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Agents: Remove Old Systems That Are Driving Your Customers Crazy

6 minute read

We now live in such a fast paced world with customers expecting faster response times, more information & almost immediate accessibility to a real estate agent via mobile phone, email which all creates an expectation that agents are available to respond quickly to all enquiries at almost any time of the day.

Yet with all this accessibility, the most common complaint from real estate customers is that agents don’t contact them back.

And unfortunately, the way some agents approach their online marketing & enquiry response systems only helps to exacerbate the problem.

1. Providing limited information can hurt your reputation

Many agents still believe that it’s best to provide limited information about a property over the internet & only upload the minimum information they can.

These agents will only feature a couple of photos & a brief description of the property, just enough to get the client to contact the office by phone/email or call the agent’s mobile phone.

Some agents do this either through laziness or as a marketing strategy because the agent wants to speak directly to the prospective buyer & qualify them over the phone or see if they can sell the customer into something else, etc, etc.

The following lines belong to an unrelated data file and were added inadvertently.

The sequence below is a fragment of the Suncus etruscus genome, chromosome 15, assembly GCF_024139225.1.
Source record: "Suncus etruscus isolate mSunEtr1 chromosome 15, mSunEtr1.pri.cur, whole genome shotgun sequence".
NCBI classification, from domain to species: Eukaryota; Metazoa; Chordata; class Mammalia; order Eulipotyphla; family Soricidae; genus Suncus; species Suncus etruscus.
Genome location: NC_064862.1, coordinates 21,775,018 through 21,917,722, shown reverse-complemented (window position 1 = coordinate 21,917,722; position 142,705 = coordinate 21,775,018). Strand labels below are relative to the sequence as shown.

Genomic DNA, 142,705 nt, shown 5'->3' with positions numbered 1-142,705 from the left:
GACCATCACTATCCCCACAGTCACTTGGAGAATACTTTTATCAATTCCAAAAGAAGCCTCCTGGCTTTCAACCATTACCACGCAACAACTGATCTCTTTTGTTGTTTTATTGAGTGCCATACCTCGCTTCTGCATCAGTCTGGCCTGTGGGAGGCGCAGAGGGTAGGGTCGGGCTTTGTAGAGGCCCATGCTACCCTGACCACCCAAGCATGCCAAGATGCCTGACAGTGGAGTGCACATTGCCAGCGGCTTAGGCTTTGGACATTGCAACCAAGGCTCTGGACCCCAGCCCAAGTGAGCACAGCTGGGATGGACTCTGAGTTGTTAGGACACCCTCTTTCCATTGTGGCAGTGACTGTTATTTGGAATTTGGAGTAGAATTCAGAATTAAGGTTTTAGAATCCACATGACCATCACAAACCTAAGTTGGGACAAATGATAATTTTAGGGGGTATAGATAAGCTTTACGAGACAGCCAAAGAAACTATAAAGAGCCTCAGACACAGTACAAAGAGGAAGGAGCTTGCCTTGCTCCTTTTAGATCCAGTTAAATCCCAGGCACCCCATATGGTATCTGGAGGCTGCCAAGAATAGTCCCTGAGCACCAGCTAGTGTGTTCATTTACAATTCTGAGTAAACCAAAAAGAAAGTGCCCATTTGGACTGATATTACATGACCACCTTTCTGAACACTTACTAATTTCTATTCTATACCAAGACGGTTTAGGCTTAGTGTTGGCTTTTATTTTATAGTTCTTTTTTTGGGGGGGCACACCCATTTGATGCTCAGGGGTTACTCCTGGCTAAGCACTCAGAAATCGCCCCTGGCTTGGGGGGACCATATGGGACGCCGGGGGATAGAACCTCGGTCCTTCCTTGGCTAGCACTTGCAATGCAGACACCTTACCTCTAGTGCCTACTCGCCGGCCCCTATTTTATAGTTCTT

Unfortunately, this approach is way too time consuming & in most instances causes more damage to an agent’s reputation than good.

Often, all the buyer wants to know about the property is basic information like, the block size, the address of the property, council rates or strata levy fees, etc.

But to receive this information they often have to go through an interrogation of questions or jump through lots of hoops from the receptionist.

Once the receptionist has captured all their information the buyer becomes disappointed when they hear those all too familiar words. “I’m sorry but I can’t give you that information, you’ll have to speak with one of the salespeople.” Or “Sorry none of the salespeople are here right now, but I’ll get the first one to call you as soon as they get back into the office.”

This approach frustrates the hell out of your customers & needs to change.

2. Don’t leave the door wide open for customer complaints.

When you consider lots of the tasks that an agent has to do like: calling to follow up buyers after the weekends OFI’s, providing vendors with feedback, showing buyers through properties, following through on pending sales, negotiating offers, chasing new listings, doing market appraisals/listing presentations, dealing with negotiations with solicitors/conveyancers, market research, attending sales meetings, group inspection, attending open homes, etc, etc, is it any wonder that a buyer often doesn’t receive a call back from the agent?